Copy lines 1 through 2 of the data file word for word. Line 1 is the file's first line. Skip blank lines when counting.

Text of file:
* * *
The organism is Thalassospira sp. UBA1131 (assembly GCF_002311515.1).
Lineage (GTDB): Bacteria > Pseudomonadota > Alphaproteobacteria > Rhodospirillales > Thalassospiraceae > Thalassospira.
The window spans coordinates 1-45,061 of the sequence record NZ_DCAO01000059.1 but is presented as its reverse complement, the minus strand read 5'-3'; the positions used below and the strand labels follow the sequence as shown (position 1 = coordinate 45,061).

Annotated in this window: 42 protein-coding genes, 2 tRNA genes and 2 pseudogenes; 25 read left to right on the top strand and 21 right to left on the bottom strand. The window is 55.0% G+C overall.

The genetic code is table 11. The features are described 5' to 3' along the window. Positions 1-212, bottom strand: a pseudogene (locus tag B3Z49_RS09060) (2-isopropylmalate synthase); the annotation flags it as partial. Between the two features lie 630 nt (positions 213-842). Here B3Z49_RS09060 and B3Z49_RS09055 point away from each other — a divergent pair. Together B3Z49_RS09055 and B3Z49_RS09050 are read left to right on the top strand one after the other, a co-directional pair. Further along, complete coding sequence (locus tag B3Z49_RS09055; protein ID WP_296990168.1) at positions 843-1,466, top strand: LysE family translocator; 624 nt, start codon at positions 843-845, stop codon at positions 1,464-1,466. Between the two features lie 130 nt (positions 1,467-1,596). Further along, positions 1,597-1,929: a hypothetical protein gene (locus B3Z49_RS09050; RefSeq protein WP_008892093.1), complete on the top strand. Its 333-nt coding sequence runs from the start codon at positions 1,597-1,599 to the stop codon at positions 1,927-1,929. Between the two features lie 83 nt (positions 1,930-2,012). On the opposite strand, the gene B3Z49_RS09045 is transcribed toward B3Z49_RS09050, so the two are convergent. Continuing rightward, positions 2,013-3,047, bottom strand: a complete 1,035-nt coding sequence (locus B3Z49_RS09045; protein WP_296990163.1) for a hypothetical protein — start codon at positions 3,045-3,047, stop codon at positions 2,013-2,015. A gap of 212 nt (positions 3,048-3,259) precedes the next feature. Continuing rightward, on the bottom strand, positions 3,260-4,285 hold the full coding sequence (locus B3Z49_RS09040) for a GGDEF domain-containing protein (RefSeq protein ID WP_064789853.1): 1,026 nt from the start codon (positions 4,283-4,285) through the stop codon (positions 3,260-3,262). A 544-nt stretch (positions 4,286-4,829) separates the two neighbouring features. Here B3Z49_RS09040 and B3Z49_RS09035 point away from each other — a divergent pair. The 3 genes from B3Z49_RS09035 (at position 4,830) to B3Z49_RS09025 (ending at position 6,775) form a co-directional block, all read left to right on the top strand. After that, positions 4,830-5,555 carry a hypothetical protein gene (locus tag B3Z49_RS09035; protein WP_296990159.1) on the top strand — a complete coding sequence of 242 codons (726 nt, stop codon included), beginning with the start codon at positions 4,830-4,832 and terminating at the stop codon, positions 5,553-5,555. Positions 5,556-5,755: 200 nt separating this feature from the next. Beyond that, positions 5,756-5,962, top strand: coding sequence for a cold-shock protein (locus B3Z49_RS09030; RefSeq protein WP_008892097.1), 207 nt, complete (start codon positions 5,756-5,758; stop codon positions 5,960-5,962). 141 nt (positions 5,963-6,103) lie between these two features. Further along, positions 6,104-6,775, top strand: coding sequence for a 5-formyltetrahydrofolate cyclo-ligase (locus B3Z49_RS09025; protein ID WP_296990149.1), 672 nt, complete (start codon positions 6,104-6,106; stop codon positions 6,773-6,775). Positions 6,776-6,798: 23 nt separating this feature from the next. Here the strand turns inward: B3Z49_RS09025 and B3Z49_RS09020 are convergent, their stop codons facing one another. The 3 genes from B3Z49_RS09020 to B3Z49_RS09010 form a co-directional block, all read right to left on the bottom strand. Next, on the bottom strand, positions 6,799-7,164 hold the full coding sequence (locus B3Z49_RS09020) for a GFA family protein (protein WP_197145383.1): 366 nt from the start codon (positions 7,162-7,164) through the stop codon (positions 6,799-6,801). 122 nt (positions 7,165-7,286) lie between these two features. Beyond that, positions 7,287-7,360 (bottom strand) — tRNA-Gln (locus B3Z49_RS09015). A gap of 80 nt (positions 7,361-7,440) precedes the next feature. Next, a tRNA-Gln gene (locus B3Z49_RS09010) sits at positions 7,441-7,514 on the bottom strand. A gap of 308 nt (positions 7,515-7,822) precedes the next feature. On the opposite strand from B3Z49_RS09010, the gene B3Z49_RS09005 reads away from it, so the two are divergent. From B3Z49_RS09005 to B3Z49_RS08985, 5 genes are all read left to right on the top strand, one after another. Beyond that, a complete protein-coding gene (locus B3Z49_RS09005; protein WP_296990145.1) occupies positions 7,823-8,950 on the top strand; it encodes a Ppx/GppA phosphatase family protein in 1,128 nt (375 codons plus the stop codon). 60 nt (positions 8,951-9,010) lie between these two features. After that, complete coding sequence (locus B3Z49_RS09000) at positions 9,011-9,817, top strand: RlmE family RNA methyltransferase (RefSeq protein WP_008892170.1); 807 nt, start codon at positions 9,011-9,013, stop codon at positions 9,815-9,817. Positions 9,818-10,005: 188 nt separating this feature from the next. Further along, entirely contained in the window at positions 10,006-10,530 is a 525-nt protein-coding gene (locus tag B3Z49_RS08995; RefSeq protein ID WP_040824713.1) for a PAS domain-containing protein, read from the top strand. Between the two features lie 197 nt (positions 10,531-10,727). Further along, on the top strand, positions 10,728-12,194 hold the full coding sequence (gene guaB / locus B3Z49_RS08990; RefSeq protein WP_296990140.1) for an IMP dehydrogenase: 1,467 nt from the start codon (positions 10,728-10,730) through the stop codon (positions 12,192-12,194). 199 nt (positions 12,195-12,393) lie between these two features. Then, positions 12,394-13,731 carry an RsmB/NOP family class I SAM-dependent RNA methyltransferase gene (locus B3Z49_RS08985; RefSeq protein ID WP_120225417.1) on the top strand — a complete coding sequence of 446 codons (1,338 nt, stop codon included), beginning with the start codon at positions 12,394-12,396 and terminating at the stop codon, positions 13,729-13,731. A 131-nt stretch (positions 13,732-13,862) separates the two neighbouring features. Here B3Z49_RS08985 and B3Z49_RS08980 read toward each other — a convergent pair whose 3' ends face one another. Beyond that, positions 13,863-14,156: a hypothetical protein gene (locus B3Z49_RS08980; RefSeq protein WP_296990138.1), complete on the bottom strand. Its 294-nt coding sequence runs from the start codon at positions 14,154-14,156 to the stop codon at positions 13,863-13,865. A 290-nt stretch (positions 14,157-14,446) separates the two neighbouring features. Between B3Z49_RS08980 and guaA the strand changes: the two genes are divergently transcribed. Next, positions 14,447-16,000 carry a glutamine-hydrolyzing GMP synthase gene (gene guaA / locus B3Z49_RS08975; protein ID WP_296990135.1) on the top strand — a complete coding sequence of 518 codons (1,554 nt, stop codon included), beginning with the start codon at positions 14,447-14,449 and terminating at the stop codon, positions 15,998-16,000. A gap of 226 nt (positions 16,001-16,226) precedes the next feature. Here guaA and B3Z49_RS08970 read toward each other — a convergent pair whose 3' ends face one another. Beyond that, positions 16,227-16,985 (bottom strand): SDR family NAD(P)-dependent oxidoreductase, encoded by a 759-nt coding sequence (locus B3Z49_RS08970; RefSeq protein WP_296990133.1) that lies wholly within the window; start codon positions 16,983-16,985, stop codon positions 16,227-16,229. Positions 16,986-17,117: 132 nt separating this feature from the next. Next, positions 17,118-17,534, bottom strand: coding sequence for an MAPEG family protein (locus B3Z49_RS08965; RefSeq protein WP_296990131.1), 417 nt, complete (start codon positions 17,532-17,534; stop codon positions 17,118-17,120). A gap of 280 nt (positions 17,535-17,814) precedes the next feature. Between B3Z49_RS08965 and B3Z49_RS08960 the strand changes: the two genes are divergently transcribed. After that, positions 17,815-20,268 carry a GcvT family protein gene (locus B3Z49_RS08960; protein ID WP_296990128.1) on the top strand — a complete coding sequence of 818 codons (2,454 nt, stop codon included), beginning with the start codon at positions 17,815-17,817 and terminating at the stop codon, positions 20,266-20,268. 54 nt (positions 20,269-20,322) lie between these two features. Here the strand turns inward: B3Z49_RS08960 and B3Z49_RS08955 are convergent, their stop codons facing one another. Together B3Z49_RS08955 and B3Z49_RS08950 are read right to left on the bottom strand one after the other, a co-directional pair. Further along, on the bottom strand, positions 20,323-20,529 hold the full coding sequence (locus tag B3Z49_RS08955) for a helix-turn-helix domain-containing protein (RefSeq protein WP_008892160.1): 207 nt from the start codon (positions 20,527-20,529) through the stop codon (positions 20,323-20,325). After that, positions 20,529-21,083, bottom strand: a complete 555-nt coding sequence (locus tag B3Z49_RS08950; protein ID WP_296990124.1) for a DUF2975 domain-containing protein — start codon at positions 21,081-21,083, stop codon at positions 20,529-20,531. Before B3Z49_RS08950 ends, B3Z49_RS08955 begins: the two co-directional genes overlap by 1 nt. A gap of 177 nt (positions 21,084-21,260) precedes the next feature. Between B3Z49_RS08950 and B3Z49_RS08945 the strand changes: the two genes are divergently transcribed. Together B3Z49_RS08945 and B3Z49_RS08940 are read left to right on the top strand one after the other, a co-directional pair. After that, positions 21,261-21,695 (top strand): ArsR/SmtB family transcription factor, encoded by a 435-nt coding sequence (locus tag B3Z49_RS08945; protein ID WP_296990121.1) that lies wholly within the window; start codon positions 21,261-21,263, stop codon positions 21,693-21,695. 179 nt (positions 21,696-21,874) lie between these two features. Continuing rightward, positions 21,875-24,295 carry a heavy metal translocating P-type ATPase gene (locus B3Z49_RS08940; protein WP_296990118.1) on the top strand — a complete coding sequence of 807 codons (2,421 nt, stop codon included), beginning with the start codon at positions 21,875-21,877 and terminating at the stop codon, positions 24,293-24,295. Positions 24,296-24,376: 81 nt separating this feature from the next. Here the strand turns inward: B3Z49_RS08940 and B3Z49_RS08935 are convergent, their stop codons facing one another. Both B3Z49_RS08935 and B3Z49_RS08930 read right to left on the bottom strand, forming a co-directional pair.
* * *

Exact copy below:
The organism is Thalassospira sp. UBA1131 (assembly GCF_002311515.1).
Lineage (GTDB): Bacteria > Pseudomonadota > Alphaproteobacteria > Rhodospirillales > Thalassospiraceae > Thalassospira.